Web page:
Many of the country's 104 nuclear reactors are getting old. Built during the great bandwagon market of the late 1960s and throughout the 1970s, they were originally licensed to run for 40 years. That means that a plant built in 1971 has to get relicensed this year to continue operation. In recent years, every single plant that's applied to keep running has received approval. A key nuclear industry argument has been that the plants were never really designed to stop running after 40 years. That number was simply a financial construction. It represented "how long it was expected to take to pay off construction loans."
As part of a year-long investigation, highlighted by BoingBoing's Maggie Koerth-Baker today, the AP's Jeff Donn took the nuclear industry to task. That 40-year operational lifespan? It was a real thing and the nuclear engineers who built the plants believed they would only operate for their designated lifespans. That squares with my recollections from reading nuclear history, though I didn't focus extensively on this particular corner of the energy debate.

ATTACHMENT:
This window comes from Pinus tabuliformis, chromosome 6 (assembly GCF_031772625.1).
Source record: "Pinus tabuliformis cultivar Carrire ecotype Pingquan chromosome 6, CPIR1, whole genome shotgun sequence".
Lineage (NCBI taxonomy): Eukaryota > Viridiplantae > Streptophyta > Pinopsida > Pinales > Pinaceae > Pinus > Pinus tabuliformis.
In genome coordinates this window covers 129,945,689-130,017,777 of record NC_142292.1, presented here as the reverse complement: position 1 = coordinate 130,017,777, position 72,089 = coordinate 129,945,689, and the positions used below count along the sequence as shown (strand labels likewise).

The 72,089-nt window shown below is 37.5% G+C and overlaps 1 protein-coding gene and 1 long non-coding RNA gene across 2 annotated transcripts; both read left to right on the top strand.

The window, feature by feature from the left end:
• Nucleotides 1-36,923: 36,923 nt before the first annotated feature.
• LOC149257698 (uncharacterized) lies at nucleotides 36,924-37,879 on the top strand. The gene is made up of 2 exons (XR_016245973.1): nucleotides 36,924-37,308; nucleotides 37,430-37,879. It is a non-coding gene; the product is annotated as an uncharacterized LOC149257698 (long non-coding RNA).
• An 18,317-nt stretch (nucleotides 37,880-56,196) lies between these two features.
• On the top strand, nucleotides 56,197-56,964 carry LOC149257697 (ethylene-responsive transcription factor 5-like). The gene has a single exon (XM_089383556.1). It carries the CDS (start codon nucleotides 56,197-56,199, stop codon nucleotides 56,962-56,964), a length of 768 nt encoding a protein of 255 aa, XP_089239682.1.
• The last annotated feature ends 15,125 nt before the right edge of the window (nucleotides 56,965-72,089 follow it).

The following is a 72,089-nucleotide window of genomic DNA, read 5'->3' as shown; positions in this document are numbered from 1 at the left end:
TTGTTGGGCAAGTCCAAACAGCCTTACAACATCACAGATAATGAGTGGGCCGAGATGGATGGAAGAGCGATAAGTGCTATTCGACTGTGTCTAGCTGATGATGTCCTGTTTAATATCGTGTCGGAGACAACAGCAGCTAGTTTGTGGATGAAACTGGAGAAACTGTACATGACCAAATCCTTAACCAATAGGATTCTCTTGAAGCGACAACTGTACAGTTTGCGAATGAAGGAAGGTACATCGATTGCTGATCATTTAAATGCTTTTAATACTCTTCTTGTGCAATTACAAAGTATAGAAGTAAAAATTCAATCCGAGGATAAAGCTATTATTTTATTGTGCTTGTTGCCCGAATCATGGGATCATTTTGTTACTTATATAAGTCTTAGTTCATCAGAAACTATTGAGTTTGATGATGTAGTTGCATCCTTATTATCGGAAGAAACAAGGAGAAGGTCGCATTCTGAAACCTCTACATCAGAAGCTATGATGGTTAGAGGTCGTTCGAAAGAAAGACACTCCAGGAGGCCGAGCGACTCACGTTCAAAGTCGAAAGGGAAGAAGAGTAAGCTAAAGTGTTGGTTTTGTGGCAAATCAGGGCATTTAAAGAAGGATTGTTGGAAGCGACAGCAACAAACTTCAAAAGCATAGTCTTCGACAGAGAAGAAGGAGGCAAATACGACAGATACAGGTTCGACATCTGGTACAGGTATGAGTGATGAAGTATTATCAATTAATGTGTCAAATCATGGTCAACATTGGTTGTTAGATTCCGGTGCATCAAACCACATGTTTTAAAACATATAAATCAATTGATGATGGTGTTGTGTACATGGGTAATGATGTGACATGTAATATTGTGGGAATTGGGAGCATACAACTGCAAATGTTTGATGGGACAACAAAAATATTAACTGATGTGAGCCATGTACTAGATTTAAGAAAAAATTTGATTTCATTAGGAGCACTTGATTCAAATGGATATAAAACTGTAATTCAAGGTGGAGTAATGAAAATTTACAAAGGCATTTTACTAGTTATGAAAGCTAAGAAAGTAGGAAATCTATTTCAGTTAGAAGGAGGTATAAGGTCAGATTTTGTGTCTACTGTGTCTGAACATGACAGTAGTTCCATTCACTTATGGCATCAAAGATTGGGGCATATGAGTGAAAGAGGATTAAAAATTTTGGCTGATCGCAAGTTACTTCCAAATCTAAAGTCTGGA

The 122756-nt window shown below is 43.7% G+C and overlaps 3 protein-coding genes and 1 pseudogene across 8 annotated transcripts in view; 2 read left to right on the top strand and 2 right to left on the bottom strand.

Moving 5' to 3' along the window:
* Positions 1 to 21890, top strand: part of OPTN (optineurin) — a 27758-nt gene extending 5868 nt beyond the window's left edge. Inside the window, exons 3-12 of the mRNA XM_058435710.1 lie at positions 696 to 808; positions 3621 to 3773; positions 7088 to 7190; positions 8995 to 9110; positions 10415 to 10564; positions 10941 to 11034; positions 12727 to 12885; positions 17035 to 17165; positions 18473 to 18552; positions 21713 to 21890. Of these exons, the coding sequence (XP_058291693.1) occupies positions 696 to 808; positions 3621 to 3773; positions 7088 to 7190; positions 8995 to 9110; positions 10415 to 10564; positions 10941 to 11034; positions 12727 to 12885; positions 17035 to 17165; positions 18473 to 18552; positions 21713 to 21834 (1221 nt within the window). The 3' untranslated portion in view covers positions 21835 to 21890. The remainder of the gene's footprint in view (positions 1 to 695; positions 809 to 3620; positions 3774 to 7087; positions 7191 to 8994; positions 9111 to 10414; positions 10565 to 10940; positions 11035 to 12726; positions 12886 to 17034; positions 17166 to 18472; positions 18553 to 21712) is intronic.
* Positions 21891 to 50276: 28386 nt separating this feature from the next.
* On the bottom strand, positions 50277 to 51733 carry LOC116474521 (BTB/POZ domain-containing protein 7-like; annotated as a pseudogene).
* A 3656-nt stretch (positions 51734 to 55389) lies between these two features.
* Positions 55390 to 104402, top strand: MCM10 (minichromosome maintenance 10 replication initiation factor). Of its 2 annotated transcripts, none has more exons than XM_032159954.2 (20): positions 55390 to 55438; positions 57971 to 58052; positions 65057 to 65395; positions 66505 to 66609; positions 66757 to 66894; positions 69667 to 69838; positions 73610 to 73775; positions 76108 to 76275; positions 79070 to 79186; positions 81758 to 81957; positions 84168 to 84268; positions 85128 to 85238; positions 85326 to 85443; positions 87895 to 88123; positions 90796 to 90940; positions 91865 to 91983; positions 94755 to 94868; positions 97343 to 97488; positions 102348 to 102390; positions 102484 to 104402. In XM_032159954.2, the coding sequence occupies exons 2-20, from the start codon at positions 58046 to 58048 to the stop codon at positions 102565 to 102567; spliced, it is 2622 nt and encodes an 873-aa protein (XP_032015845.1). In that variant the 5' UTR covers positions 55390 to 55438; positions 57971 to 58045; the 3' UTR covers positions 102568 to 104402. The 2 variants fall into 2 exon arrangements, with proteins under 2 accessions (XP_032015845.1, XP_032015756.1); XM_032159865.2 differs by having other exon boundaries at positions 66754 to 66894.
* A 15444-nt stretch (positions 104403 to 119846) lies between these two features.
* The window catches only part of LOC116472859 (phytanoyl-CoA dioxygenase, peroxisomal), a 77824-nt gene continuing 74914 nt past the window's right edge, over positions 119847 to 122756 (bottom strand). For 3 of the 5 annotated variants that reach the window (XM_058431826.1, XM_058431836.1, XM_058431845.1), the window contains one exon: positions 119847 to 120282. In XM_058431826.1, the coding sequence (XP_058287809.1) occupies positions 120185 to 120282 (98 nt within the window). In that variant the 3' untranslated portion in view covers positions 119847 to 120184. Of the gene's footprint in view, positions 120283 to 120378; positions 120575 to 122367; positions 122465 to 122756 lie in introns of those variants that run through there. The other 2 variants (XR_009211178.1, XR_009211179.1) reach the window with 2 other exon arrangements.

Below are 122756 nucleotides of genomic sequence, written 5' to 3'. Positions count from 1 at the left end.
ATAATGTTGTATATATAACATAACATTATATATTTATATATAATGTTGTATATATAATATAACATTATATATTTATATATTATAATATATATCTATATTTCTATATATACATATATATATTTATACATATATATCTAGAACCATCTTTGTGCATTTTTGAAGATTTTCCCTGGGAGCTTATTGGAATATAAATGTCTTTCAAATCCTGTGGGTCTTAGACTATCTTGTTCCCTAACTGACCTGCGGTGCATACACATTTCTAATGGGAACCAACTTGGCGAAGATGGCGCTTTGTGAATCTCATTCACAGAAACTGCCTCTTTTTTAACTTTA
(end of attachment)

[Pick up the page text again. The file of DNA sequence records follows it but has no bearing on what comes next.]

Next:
Now, let's say the AP is right and the nuclear plants weren't meant to run for longer than 40 years. I still don't think that's a reason not to relicense them. For one, the electricity that older nuclear plants produce is some of the cheapest in the nation's electricity system. And they are certainly the cheapest low-carbon electricity. As nuclear industry folks have pointed out to me before, many of these plants have had massive numbers of their components replaced over the last decades, too. So, perhaps these are like used cars with new brakes, wheels, struts, a transmission, and new upholstery. As long as the engine runs, you can count on the car working for longer than you would otherwise.